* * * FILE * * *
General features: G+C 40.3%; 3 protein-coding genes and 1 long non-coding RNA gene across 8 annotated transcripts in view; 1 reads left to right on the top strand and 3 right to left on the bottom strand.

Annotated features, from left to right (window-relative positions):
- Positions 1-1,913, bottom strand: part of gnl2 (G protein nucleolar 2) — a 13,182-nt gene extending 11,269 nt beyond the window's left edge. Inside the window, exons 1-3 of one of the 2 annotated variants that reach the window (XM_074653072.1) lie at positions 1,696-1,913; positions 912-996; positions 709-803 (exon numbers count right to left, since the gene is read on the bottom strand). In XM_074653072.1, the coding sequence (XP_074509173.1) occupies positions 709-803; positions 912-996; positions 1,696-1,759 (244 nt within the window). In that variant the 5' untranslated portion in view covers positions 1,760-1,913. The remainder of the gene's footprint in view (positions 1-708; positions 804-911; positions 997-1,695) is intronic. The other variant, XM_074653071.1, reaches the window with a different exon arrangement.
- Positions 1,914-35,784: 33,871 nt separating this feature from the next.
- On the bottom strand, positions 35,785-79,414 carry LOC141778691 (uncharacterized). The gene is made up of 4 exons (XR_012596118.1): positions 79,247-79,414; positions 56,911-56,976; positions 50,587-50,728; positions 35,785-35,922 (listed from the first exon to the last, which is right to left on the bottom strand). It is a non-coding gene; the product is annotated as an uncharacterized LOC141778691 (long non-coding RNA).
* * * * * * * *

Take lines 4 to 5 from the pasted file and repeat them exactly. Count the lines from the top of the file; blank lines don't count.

- Positions 1,914-35,784: 33,871 nt separating this feature from the next.
- On the bottom strand, positions 35,785-79,414 carry LOC141778691 (uncharacterized). The gene is made up of 4 exons (XR_012596118.1): positions 79,247-79,414; positions 56,911-56,976; positions 50,587-50,728; positions 35,785-35,922 (listed from the first exon to the last, which is right to left on the bottom strand). It is a non-coding gene; the product is annotated as an uncharacterized LOC141778691 (long non-coding RNA).